Just the other week, one of my dearest, smartest friends made the well-articulated point that you can’t say anything anymore without stepping on someone’s toes; he pondered whether we have sacrificed a degree of freedom of speech in today’s litigious, “PC” environment. And then, just a few days later, I was listening to my hero Roxane Gay on — improbably enough — an episode of “Bitch Sesh,” a podcast in which two comediennes break down and poke fun at episodes of The Real Housewives, and she stated that she believes that it was Gwyneth Paltrow that bit Beyonce. Have you been following the whole #whobitbey phenomenon? Essentially, an actress posted on Twitter that she had been at a party at which Beyonce was bit on the face — yes, bit on the face — by another celebrity. People have spun out all kinds of theories about who did it and why –and Roxane believes that it was the Goop queen herself. Why? As she put it here, “[Paltrow] just seems like the kind of woman who would overstep that boundary. I think that I think that because I saw her singing a Jay-Z-Kanye song once and she said the n-word while she was singing it, and I was like, “Girl. No. Not for you.” Which to me is the same kind of thing as biting Beyoncé, so I think she bit Beyoncé.”
And so there are these two contradictory thought currents coursing around me: on the one hand, I am an avid believer in freedom of speech, especially as a writer myself, and I’m inclined to agree with my friend’s well-observed comment. On the other, I am horrified by but not unsympathetic to Roxane’s conflation of verbal violence with physical violence. Horrified because I’m no better than Gwyneth given my ghetto comment, and sympathetic because I have always felt that old schoolyard rhyme to be unthinkably misleading; it should be: “Sticks and stones can break my bones / but words will always hurt more.”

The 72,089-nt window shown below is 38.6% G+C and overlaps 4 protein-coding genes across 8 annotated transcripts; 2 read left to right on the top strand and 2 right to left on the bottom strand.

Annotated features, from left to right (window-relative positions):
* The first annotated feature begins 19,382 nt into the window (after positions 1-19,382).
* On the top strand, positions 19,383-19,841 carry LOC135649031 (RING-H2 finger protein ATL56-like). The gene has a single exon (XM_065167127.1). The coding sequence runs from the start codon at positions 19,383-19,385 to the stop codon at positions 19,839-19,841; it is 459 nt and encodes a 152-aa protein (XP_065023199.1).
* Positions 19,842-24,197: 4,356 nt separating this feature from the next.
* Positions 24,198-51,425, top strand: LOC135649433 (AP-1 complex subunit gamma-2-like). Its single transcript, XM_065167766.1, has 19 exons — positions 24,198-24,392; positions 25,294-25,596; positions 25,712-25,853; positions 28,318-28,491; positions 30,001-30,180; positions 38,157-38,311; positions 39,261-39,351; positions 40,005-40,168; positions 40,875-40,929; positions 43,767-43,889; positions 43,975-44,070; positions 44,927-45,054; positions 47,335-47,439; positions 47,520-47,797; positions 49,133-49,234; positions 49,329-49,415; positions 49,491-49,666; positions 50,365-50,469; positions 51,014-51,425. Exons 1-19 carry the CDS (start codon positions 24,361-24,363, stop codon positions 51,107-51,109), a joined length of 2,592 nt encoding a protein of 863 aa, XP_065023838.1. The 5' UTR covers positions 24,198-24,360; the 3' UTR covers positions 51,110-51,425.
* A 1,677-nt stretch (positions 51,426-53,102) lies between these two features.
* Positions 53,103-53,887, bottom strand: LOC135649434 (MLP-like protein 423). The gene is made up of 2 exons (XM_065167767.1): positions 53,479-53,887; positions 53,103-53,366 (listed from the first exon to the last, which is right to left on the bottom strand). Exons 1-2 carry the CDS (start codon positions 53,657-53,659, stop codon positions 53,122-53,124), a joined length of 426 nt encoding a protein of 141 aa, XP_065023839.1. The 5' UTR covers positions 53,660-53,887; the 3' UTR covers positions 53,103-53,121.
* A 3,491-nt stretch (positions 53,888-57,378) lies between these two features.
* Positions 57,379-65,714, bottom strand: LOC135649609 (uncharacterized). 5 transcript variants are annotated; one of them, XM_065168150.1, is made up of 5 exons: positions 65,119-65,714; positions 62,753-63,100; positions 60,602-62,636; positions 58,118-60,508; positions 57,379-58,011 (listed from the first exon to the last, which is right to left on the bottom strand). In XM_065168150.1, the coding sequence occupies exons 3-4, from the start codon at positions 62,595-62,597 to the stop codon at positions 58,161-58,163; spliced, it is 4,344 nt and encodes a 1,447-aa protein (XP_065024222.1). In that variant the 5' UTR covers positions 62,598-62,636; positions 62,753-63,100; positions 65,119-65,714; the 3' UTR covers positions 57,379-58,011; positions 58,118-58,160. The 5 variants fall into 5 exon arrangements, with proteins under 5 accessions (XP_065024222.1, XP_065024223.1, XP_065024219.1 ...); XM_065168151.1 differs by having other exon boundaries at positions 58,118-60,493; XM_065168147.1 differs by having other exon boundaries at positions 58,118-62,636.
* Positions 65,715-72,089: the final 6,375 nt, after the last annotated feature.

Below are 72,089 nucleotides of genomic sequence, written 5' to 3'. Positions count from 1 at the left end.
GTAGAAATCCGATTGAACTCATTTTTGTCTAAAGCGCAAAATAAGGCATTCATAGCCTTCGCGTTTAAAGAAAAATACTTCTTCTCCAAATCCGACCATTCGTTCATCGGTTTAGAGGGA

Of course, these “tent poles” needn’t be mutually exclusive, and when I think about it, there’s almost an ethical imperative that they shouldn’t be: I can write well, and articulately, while practicing good hygiene in the exercise of language. (I use the word hygiene carefully here, too, as I don’t intend to say that my word choice is contrived or robotically bleached in editing, or that bigoted thoughts can be in some way sanitized through the topical application of spellcheck — but to underscore my belief that extreme care must be taken, and that, for many years now, I have operated under a primum non nocere oath to the vocation of writing.) So here we are, today — me, plucking and planting and preening my words and fretting over whether this entire post will be perceived as tone-deaf, and me, feeling as though my experience is nonetheless worth sharing and that I have the space to do it. And all because of the weight of words.